Standard Protocol Items: Recommendation for Interventional Trials (SPIRIT) schedule of enrolment, intervention and assessments. *Baseline variables: age, gender, body mass index (BMI), diet, history of alcoholism, comorbidity, family history of hypertriglyceridemia or hypertriglyceridemia-induced acute pancreatitis (HTG-AP). ^Primary outcome: triglyceride (TG) level < 500 mg/dl. #Secondary outcome: ICU- and hospital length of stay (LOS), 28-day mortality, HTG-AP severity scores, incidence of hypoglycemia, HTG-AP complications, and cost-effectiveness

Population

Inclusion criteria are patient age 18–80 years, diagnosis of AP, and TG level > 1000 mg/dl. Exclusion criteria are as follows: (1) other etiology of AP; (2) allergies to plasma, human albumin, and heparin; (3) contraindications for plasmapheresis: mental disorders, circulatory failure, unstable heart or cerebral infarction, intracranial hemorrhage, or severe brain edema; (4) more than 72 h since onset of AP.

There is a research coordinator at each hospital to promote and coordinate the trial. Patients will be informed of the purpose and procedures involved, and the potential risks and benefits of the study. The participants’ written consent will be obtained. Participants will be allowed to withdraw from the trial at any time without consequence.

Treatment arms and co-interventions

Participants will be allocated to either the intensive insulin group or the plasmapheresis group. The intervention will be started within 24 h after diagnosis in all cases. The intensive insulin group will be administered a continuous intravenous infusion of regular human insulin at a rate of 0.1 units/kg·h and up to 0.3 units/kg·h, titrated to maintain TG < 5.6 mmol/l (500 mg/dl): 5% or higher concentration of intravenous dextrose will be continuously given simultaneously according to fluid and calorie demands. Dextrose infusion is titrated to avoid hypoglycemia and maintain blood glucose levels between 120 and 200 mg/dl (6.7–11.1 mmol/l) during treatment. The plasmapheresis group will receive standard-volume plasmapheresis (1–1.5 plasma volume) every 24 h until the TG level is < 5.6 mmol/l. The plasma volume is calculated as follows:

$$ \mathrm{Plasma}\ \mathrm{volume}=0.07\times \left(\mathrm{body}\ \mathrm{weight}\ \mathrm{in}\ \mathrm{kilograms}\right)\times \left(1-\mathrm{HCT}\right) $$

General treatment measures include pancreatic rest (limited oral intake), aggressive intravenous hydration, and analgesia. Patients in the plasmapheresis group who have diabetes mellitus will receive intravenous insulin drips. This insulin will be added in a common ratio with dextrose (generally 1:4~6), aiming to control the patient’s diabetes mellitus with minimal insulin, and not to reduce serum TG.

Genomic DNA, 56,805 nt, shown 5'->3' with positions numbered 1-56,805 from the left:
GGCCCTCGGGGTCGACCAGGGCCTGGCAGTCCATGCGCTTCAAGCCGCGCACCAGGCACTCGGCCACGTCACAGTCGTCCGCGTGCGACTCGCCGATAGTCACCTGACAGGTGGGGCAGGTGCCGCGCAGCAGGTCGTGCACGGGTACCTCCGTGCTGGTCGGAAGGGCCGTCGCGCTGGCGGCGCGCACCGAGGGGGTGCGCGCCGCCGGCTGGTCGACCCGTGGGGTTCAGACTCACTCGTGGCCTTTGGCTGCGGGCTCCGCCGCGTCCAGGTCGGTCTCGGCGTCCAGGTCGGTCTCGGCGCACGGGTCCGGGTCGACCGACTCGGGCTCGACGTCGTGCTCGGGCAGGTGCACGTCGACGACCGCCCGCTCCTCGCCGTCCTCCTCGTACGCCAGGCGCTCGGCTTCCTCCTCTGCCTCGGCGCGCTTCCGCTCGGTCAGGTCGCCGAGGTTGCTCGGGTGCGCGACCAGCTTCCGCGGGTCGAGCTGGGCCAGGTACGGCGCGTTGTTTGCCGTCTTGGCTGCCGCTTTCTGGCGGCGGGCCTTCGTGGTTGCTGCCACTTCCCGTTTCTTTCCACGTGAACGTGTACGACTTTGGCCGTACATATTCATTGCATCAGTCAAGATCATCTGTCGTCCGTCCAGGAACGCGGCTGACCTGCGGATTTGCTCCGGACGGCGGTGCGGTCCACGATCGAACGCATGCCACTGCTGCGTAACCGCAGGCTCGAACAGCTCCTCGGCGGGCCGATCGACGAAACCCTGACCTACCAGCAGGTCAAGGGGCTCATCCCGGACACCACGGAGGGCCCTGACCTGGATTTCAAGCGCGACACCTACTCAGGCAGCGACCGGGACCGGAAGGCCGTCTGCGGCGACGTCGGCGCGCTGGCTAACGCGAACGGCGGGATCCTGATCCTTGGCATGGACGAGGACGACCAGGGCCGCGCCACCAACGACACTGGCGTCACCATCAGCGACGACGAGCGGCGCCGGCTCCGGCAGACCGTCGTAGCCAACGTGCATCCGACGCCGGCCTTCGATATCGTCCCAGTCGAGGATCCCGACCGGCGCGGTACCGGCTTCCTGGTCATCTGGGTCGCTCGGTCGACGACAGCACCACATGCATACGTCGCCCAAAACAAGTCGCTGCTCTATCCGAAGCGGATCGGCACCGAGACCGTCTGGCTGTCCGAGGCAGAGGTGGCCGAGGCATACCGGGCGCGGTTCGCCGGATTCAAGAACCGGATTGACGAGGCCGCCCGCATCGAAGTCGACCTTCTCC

Study endpoints

The primary endpoint is the time it takes for tTG to drop to 500 mg/dl. The secondary endpoints are (1) ICU and hospital length of stay (LOS); (2) 28-day mortality; (3) severity of HTG-AP - this will be reported according to the revised Atlanta criteria [11], the Acute Physiology and Chronic Health Evaluation II (APACHE II) score, the Ranson score and computed tomography (CT) grading; (4) incidence of hypoglycemia; (5) HTG-AP complications according to the revised Atlanta criteria [11]; and (8) cost-effectiveness.

Sample size calculation

The Bi-TPAI trial is a non-inferiority randomized controlled trial. Respective studies and series reported 60–72% of cases with TG < 5.6 mmol/l after one or two sessions of plasmapheresis [4, 12]. A total of 176 participants (88 per group) is required to show non-inferiority of intensive insulin therapy compared to plasmapheresis therapy, with a two-sided significance level of 5% and statistical power of 80%. To account for drop-out and missing data, the sample size is increased by 20% to a final sample size of 220 participates (110 per group).

Randomization and blinding

Stratified block randomization will be performed centrally in a 1:1 ratio using SAS software (SAS Institute, Inc., Cary, NC, USA). Within each stratum, a random block size of 4 will be used. After written informed consent is obtained, the participant is assigned to one of the two treatment arms. Due to the nature of the investigational treatment, participants and researchers are not blinded to treatment allocation. All analyses will be performed in a blinded fashion.

Data management

Clinical data will be collected locally via Research Electronic Data Capture (REDCap), an Internet-based electronic case report form (CRF). The research coordinator at each hospital will provide training in study procedures to improve adherence to the protocol. Furthermore, they will check CRFs and contact responsible staff members to ensure data quality.

Statistical methods

The primary endpoint will be analyzed based on an intention-to-treat principle, regardless of whether they completed the originally allocated treatment study protocol. Any reasons for protocol violations will be described. All p values are two-tailed, and the significance level will be a p value <0.05.